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By Jennifer Sawyer

“If you like this one, I’d suggest trying to get an offer in by 5:00,” our realtor said as we walked out of a promising showing. I glanced down at my watch, which read 3:30 p.m., and immediately felt my shoulders tense. My husband and I had been house hunting for several months, and I was unaccustomed to the speed by which we were supposed to make such a life-changing decision. I thought back to the 15 or so minutes we spent touring our potential new home. I’ve spent more time deciding whether or not to purchase a new pair of pants!

My husband and I felt so fortunate to be at a place in our lives where we could consider buying our own home. We were eager to move on from our tiny one-bedroom New York City apartment that had become our office and home and just about everything else over the past two years of pandemic.

We knew the process would be challenging, but we weren’t expecting it to feel quite so cutthroat. We were disheartened by the all-time low inventory, surging prices, long lines outside of open houses and expected immediacy of decision-making. We had already lost out on one house, which received 20 other offers from viable candidates and sold significantly over its asking price, and all signs were pointing to an ongoing emotional rollercoaster ride.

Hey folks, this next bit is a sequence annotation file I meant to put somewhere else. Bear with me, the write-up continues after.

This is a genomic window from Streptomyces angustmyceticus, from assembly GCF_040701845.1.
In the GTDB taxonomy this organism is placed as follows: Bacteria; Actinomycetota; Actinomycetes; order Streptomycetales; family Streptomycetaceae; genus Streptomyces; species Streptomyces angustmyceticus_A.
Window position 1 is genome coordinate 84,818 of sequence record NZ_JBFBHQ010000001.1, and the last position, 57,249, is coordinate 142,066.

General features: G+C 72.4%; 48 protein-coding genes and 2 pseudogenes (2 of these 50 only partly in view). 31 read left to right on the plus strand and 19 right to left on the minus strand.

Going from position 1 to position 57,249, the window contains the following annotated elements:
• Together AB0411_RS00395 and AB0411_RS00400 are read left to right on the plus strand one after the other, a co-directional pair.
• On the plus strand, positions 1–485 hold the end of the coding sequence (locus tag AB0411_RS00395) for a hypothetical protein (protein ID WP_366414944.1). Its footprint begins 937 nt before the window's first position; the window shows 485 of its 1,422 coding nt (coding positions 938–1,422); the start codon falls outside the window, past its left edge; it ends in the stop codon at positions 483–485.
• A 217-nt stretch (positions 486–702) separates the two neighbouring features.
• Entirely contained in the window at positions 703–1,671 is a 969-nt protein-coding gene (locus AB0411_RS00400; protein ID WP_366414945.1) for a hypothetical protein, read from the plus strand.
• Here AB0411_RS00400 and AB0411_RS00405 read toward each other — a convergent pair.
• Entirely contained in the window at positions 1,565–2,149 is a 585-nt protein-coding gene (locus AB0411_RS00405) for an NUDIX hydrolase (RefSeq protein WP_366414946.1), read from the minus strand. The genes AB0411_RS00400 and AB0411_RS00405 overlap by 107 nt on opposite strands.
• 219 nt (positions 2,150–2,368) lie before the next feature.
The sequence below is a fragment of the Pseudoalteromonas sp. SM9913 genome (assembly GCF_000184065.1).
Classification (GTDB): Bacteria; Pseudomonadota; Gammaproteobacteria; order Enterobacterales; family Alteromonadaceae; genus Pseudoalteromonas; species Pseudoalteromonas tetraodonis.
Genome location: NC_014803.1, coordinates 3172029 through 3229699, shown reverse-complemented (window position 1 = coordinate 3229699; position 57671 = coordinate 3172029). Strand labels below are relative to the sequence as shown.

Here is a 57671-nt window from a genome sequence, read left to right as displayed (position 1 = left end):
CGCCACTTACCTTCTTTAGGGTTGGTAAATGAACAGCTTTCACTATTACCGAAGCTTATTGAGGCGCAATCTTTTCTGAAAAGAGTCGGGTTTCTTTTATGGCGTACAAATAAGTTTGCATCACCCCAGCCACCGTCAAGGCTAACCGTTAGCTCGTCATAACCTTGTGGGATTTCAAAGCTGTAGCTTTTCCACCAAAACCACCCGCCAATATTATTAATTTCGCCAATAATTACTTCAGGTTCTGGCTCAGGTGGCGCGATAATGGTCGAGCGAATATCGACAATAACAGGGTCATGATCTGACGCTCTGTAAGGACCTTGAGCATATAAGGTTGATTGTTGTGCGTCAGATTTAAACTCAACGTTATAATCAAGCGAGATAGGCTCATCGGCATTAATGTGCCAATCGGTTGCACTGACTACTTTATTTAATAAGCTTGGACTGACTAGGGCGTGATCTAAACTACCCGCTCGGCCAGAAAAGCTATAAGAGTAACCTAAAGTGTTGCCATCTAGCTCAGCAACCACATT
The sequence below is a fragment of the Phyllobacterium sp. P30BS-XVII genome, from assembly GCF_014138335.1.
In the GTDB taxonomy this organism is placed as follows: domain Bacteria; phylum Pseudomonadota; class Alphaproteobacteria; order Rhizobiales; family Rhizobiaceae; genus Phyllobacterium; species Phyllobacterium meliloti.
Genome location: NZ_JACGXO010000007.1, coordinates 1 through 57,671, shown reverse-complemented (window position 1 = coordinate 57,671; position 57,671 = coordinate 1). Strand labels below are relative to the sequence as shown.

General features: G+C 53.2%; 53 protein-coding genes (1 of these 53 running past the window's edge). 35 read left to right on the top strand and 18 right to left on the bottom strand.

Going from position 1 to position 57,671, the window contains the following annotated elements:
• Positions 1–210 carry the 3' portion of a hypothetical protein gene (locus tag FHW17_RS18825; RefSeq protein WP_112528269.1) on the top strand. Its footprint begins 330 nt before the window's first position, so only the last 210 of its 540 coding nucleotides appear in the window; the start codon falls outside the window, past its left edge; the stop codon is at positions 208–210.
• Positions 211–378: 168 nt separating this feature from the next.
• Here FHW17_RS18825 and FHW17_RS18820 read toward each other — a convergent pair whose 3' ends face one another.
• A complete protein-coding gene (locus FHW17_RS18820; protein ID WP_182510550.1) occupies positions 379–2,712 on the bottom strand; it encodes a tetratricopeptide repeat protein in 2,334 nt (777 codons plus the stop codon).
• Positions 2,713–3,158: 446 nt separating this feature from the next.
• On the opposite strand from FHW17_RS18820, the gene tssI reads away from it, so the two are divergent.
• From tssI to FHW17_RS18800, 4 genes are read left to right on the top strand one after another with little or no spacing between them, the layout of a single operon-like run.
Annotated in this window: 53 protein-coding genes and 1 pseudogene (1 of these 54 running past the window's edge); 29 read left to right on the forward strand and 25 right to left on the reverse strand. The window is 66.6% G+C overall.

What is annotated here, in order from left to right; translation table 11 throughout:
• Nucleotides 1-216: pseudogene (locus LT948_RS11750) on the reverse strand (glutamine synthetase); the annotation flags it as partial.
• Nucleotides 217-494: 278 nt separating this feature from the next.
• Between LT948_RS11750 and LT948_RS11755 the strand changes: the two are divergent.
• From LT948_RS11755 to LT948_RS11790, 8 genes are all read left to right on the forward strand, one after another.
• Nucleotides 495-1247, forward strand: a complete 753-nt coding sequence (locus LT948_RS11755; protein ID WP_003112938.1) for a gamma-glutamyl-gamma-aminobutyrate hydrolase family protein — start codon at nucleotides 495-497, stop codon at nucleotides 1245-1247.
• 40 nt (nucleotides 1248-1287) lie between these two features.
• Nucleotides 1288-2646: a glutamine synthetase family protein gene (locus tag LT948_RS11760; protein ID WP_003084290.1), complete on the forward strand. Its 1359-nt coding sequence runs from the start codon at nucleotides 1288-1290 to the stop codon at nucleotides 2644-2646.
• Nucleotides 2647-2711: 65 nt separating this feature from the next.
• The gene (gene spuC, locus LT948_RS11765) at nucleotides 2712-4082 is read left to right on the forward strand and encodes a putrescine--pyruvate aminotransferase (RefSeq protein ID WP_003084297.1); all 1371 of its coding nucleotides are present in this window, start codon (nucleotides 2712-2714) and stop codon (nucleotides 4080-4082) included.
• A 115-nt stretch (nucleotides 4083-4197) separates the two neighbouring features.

Navigating the home-buying process as a rookie prompted me to reflect more deeply on decision-making. I am, quite possibly, the most indecisive person of all time. I will hem and haw over my options, talk myself in circles, and frequently change my mind before settling on a choice — if I do at all. This has manifested itself both in large decisions (like choosing a college) and in the minutia of my day-to-day life. Just the other day, I spent so long looking at menus for a potential Friday night dinner out that by the time I settled on the spot, hunger had turned to grumpiness for all parties involved.